in Whales, Whaling, and Ocean Ecosystems

Published by University of California Press

Published in print January 2007 | ISBN: 9780520248847
Published online March 2012 | e-ISBN: 9780520933200 | DOI:

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This chapter introduces the themes covered by the book. The volume is divided into five sections. The first provides a backdrop by reviewing the theory and evidence for food web processes and summarizes what is known about the history and ecological role of large consumers in other ecosystems. The second section presents a variety of relevant information on the natural history of whales and on the consequences of whaling to the whales themselves. The third section examines how and why food web interactions involving great whales might occur. It considers relevant aspects of their morphology and physiology, as well as general assessments of their potential roles as predators, prey, and detritus. The fourth section includes a variety of more specific accounts of the effects of whales and whaling in various ocean ecosystems. The final section considers whaling from the perspectives of economics, policy, and law.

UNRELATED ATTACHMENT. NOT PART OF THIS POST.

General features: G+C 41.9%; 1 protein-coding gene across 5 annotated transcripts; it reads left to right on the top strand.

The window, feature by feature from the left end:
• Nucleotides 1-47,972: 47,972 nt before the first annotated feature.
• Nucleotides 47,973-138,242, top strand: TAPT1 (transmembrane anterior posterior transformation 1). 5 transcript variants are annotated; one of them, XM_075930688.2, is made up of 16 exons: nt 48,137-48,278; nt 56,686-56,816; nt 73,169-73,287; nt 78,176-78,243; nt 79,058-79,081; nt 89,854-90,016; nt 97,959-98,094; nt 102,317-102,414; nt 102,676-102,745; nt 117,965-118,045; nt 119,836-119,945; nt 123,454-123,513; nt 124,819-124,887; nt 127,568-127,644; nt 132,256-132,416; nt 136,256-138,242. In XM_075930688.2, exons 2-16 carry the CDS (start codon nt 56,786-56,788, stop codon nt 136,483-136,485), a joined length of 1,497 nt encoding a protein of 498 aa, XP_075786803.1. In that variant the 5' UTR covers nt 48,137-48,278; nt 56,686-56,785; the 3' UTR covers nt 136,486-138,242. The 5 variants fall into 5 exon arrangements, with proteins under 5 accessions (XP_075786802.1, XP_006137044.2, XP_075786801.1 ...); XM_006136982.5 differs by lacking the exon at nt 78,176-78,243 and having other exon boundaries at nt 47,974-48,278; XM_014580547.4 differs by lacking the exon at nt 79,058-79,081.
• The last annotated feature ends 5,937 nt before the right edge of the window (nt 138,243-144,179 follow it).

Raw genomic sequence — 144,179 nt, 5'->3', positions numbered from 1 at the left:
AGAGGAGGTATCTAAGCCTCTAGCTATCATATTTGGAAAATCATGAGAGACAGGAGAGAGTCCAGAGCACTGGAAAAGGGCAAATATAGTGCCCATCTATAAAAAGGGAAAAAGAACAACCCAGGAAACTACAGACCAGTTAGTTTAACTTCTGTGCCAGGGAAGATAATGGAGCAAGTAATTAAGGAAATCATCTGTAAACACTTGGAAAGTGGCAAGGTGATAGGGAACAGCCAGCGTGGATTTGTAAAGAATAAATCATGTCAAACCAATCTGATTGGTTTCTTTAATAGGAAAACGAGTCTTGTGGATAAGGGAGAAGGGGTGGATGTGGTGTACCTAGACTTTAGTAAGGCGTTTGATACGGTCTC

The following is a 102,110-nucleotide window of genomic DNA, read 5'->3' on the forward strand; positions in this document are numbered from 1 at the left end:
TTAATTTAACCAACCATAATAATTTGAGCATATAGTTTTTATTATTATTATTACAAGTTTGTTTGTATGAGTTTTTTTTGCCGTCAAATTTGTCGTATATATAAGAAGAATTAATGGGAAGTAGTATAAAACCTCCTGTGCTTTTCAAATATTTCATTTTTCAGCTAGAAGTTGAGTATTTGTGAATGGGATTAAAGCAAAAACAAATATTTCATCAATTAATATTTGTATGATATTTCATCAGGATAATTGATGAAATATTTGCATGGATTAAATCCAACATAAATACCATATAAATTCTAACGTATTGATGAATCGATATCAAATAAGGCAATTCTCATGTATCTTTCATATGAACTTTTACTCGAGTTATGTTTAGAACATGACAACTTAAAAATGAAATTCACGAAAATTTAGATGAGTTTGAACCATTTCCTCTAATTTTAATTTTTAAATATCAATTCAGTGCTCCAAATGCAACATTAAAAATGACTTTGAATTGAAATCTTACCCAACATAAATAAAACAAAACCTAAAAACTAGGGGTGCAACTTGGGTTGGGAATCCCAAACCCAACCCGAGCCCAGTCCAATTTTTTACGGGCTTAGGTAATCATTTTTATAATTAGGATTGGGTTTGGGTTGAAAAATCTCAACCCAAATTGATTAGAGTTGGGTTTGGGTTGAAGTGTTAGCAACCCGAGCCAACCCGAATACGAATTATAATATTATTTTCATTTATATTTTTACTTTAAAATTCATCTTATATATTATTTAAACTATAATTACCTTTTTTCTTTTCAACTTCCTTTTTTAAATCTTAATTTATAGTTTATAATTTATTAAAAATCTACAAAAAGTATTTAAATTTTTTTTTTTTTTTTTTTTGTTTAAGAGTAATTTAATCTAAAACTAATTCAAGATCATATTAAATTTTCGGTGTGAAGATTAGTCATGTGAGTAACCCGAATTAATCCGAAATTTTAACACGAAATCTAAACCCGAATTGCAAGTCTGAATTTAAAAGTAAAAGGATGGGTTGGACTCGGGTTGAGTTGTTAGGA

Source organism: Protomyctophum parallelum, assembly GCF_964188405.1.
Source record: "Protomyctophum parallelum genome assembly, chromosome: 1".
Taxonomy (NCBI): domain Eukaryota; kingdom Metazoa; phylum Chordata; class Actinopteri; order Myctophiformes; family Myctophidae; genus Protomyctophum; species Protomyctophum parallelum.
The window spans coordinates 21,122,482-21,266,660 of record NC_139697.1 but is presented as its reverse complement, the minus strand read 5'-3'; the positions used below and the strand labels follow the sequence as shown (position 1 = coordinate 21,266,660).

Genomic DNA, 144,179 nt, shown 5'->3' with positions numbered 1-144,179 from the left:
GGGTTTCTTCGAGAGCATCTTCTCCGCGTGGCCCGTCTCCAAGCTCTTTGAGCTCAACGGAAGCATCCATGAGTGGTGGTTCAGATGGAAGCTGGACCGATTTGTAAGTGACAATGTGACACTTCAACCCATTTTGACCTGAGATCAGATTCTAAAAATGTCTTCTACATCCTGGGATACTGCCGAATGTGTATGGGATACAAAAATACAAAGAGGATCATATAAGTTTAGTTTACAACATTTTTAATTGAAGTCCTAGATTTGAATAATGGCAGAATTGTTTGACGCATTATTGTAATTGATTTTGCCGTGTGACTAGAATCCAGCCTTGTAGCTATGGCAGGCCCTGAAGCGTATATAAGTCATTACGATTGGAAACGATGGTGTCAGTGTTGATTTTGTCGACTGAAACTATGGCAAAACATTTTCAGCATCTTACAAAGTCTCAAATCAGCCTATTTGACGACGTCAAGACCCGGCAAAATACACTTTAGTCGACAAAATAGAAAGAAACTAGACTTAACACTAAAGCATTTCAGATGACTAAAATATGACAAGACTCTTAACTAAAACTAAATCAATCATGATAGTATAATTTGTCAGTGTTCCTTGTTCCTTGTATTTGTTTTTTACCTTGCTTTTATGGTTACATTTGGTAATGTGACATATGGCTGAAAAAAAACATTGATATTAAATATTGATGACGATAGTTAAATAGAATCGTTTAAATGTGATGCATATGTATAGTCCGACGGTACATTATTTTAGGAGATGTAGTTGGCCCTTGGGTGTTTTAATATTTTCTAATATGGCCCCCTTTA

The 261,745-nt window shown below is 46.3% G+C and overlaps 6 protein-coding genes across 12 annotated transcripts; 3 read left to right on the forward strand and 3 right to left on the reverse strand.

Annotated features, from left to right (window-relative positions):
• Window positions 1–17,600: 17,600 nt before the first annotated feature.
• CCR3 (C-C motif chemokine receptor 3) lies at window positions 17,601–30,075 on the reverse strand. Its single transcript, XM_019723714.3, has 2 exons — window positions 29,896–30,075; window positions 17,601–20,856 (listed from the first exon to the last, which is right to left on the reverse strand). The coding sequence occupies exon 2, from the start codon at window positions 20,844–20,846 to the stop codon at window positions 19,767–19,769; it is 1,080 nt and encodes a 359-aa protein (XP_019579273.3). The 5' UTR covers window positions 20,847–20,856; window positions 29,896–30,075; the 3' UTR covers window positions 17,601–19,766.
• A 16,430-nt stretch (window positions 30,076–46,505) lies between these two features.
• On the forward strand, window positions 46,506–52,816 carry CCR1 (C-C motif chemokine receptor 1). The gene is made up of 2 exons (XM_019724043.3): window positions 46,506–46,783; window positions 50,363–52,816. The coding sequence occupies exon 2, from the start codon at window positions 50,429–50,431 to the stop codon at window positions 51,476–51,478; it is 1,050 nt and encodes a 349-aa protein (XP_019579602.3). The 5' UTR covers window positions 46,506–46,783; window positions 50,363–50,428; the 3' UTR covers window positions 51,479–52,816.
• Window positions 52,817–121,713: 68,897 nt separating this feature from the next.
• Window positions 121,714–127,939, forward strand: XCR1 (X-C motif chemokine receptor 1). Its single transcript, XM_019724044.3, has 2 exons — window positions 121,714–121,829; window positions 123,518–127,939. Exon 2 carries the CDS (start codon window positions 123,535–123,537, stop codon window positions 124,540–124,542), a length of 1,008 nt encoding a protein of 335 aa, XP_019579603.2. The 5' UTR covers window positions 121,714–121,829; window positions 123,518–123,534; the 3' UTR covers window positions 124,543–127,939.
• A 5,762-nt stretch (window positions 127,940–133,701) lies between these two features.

Keywords: whaling; food web; natural history; great whales; ocean ecosystems

Chapter.  3039 words. 

Subjects: Aquatic Biology

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